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BERKELEY HEIGHTS, N.J. ( TheStreet) -- Fewer and fewer retirees will begin their retirement years with a defined benefit pension plan or, as it is more commonly known, a traditional pension plan. The U.S. Department of Labor's Bureau of Labor Statistics National Compensation Survey showed as of March 2009 that just 20% of private-sector workers were covered by one -- only one in five.
The same survey indicated 43% of private-sector workers participated in a defined contribution plan. The defined contribution plan most people are familiar with is the 401(k).
When you retire, what you need is a stream -- your own pension income stream.
What's the difference? With a
defined benefit plan, a monthly pension payment is paid to the participant as long as they live. It is essentially a lifetime annuity with the added benefit that the recipient is not subject to investment market risk. With a
defined contribution plan, the participant accumulates a sum of money open to investment market risk during the accumulation and distribution phases.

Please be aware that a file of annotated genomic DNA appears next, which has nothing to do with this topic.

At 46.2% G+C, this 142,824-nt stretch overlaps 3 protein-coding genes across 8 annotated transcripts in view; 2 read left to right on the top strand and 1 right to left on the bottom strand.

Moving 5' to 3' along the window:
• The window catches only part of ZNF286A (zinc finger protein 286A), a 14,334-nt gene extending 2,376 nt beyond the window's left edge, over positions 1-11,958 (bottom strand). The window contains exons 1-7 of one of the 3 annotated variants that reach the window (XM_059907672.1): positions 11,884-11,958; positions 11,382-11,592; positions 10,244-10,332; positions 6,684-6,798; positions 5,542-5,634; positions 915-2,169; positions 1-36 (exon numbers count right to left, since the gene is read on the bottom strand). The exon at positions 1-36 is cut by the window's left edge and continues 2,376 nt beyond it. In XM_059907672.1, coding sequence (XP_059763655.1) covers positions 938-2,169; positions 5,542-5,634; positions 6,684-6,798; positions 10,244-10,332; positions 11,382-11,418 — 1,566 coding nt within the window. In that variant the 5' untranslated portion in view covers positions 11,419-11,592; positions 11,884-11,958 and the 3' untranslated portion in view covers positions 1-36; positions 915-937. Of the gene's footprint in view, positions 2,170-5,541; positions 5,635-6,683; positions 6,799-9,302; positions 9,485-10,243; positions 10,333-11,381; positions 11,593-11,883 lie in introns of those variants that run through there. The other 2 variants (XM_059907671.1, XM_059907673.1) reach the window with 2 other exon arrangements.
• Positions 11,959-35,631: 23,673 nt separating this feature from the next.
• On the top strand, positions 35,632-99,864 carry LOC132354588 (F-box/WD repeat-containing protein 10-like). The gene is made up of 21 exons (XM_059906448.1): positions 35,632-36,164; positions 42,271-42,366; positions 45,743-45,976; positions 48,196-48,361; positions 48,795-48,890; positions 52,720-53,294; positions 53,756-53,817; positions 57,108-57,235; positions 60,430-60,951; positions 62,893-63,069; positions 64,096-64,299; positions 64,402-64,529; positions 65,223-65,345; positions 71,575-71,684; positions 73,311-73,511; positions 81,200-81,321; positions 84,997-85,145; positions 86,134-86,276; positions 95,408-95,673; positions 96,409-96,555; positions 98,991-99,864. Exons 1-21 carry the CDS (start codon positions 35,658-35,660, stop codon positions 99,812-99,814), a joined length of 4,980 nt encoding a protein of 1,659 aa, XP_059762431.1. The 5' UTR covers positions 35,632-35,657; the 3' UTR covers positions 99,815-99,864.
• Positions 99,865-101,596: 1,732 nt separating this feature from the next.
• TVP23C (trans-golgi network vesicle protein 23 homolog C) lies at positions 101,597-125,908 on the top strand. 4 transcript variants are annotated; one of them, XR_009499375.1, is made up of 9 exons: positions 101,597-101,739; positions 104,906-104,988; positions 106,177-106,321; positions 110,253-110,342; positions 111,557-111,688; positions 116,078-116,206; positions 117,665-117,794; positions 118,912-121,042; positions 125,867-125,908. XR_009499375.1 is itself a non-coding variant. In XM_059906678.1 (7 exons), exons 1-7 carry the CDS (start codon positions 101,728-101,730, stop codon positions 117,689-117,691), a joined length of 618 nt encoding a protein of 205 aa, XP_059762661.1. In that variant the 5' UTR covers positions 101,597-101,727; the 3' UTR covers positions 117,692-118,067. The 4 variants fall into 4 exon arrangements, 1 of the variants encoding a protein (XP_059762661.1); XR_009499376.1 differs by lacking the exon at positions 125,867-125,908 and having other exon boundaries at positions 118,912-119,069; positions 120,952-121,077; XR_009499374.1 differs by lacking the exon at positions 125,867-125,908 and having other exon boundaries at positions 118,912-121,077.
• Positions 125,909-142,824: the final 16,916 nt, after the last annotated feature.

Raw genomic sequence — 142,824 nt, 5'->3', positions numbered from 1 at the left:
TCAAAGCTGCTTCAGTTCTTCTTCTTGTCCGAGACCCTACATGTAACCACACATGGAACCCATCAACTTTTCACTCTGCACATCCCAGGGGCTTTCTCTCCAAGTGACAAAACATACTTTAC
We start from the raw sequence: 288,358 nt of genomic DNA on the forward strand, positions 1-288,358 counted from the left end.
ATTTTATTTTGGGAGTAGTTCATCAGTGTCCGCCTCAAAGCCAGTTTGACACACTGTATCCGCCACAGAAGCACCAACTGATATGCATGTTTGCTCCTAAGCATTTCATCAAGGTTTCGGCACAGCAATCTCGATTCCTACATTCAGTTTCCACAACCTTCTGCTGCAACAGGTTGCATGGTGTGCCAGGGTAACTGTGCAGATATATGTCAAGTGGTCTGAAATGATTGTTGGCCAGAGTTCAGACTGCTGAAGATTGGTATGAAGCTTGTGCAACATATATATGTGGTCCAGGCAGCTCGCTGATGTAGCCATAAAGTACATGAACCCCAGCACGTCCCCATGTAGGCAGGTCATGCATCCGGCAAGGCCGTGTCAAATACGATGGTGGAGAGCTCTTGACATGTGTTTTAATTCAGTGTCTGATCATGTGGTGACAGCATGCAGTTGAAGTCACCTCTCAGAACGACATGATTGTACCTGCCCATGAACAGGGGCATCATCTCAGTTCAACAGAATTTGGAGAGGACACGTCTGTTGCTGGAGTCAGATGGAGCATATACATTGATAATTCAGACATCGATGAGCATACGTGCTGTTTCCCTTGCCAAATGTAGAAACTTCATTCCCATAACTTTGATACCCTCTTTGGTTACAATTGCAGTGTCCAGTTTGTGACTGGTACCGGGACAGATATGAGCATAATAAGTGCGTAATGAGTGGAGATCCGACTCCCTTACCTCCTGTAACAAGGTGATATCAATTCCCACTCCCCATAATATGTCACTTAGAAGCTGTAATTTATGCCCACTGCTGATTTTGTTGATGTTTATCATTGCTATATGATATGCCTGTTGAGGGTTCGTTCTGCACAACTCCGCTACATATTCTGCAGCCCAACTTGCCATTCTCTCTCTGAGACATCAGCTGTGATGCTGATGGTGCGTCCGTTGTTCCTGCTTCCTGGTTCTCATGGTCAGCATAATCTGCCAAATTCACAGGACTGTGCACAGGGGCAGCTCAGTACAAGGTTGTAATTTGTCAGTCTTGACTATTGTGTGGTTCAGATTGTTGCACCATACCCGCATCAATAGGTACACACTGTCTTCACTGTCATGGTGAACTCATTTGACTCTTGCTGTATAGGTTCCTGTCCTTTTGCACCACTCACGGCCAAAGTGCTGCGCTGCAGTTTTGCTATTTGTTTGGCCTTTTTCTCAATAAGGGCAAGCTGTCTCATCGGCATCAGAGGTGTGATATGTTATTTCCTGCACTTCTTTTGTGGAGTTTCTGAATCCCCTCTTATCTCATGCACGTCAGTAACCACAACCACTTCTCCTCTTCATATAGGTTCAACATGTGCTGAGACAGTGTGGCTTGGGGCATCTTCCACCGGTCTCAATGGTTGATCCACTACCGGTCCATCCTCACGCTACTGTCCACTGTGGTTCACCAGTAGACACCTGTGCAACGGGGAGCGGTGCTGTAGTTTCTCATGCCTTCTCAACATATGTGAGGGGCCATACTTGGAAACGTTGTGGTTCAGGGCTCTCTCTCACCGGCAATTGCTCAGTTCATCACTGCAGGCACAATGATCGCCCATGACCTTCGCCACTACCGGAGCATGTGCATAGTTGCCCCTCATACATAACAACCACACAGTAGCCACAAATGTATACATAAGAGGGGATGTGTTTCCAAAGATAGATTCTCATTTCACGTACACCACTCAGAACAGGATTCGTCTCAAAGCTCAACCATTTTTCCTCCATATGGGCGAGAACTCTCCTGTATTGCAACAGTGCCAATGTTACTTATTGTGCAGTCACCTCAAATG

Also, once an person retires with a defined contribution plan, it is their decision how much money to take out each year, with a minimum withdrawal amount mandated by the IRS once they hit 70.5 years old. The traditional pension plan provides some longevity insurance, since the participant can't outlive the payment stream; with a defined contribution plan a person can exhaust the money before they die and they are subject to market swings.
Unhelpfully, the shift from defined benefit pensions to 401(k)s has occurred during a time longevity has been increasing due to medical advances. At a time when more people need a traditional pension plan, very few have them.
So what can a new retiree do to create their own pension income stream?
One option for retirees without a traditional pension plan is to buy an immediate fixed annuity -- handing over the investment market risk and longevity risk to an insurance company. With an immediate fixed annuity, a lump sum is paid to the insurance company in return for a stream of monthly payments. The payments can be received over one's lifetime or various other options. For a nonqualified immediate annuity, only a portion of the monthly payment is taxable income, as a portion of the payment is considered return of principal.